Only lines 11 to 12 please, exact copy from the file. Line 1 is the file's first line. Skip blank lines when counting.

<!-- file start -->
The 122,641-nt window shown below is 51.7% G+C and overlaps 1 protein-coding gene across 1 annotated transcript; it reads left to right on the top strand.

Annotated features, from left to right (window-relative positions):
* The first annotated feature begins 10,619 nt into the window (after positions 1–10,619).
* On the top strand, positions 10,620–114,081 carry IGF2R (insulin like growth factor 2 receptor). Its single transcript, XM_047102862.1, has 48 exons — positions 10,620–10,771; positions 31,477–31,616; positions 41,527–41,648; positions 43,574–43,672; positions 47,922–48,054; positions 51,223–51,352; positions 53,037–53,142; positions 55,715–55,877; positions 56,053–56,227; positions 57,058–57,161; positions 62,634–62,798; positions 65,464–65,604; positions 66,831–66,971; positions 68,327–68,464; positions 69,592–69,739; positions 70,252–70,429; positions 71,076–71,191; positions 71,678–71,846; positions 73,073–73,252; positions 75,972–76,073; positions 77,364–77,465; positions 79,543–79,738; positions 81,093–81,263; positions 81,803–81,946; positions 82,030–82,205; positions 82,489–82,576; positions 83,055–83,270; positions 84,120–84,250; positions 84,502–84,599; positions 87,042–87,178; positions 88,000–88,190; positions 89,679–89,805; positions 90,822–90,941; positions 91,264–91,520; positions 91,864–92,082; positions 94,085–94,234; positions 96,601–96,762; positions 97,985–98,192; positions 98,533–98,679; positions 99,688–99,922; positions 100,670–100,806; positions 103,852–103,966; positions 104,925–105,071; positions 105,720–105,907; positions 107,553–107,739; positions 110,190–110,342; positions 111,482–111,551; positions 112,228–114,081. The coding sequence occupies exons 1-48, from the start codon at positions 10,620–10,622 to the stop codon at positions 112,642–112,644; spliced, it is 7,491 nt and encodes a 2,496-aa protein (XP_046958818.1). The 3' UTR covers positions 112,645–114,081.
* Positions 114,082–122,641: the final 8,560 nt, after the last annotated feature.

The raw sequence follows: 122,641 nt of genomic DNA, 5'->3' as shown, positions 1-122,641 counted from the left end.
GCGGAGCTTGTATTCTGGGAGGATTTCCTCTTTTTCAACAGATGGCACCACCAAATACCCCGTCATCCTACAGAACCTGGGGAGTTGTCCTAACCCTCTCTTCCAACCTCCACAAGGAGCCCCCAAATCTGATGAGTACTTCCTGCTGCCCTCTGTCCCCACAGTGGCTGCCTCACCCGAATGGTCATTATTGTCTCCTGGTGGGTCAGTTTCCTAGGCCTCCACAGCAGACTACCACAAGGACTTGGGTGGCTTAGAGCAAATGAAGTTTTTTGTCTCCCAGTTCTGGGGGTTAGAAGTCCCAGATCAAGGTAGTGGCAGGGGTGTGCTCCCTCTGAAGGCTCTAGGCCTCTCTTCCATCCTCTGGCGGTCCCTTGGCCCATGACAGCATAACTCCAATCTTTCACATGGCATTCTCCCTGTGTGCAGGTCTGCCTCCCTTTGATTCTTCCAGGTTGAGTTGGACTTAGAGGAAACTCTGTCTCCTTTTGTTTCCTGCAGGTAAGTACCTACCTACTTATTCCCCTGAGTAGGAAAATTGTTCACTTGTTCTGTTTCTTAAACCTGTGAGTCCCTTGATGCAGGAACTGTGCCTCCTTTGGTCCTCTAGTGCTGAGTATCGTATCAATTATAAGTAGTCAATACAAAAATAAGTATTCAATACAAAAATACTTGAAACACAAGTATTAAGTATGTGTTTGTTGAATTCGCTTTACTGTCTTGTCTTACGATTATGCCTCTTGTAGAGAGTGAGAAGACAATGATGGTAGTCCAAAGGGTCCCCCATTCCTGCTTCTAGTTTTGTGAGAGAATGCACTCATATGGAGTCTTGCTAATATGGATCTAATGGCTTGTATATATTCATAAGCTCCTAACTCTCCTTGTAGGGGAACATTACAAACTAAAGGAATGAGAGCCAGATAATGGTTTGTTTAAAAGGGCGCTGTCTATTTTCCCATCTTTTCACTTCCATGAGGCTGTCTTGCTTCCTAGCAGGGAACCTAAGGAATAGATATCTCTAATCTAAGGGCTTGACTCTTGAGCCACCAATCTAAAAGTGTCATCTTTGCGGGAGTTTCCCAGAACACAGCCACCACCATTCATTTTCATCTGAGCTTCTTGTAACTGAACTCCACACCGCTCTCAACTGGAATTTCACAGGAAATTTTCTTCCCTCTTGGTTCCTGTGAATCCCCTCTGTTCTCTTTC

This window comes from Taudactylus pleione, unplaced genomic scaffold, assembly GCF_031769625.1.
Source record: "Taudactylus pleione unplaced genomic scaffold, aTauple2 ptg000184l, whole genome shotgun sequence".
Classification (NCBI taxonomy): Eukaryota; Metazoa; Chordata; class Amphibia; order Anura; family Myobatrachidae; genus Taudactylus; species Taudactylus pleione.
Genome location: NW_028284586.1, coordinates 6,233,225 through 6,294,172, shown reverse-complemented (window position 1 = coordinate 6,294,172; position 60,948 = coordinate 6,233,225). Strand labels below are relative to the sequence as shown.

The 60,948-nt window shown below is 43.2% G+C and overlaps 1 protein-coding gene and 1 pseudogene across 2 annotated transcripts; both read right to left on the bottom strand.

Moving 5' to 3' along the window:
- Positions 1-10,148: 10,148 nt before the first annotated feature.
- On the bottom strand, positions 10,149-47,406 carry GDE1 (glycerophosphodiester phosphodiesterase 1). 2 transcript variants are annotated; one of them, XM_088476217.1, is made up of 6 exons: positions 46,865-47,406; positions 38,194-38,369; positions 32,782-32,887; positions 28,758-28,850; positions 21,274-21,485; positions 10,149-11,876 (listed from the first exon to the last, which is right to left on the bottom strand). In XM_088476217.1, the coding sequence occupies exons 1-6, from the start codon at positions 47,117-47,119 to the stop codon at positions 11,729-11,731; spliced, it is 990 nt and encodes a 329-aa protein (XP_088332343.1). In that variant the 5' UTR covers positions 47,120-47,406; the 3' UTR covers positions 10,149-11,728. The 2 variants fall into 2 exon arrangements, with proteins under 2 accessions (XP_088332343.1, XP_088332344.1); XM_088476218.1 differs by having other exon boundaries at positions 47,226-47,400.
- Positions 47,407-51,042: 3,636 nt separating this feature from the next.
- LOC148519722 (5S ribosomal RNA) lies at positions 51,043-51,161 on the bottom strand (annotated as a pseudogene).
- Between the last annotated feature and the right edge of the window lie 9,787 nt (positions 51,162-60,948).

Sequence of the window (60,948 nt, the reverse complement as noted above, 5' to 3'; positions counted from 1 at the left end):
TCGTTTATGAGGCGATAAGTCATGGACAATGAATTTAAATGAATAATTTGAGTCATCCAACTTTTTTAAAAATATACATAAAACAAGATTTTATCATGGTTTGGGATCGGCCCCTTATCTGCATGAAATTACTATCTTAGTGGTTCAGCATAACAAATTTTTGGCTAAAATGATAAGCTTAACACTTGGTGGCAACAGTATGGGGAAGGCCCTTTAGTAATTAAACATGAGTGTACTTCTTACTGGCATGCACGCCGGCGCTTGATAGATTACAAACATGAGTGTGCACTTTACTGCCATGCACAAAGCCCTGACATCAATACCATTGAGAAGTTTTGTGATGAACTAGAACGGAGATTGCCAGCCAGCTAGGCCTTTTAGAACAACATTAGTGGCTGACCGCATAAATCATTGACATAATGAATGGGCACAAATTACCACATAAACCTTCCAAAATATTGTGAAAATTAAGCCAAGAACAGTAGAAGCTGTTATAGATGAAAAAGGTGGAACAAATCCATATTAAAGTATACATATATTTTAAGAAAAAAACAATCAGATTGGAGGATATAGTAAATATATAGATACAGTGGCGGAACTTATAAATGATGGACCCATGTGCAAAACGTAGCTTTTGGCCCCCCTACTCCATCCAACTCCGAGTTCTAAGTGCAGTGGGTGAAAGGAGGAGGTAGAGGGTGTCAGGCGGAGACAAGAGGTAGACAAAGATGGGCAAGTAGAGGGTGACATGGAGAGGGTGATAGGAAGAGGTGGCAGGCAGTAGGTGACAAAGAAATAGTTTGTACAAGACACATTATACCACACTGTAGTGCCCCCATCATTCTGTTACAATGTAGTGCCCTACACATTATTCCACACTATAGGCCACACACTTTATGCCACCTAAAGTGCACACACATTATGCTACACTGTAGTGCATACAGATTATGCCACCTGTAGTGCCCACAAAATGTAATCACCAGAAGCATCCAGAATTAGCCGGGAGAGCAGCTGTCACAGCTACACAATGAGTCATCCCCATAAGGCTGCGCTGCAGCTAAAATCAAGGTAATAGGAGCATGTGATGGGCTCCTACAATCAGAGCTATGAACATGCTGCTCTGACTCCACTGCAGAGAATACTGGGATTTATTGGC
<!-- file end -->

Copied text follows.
Genome location: NW_028284586.1, coordinates 6,233,225 through 6,294,172, shown reverse-complemented (window position 1 = coordinate 6,294,172; position 60,948 = coordinate 6,233,225). Strand labels below are relative to the sequence as shown.

The 60,948-nt window shown below is 43.2% G+C and overlaps 1 protein-coding gene and 1 pseudogene across 2 annotated transcripts; both read right to left on the bottom strand.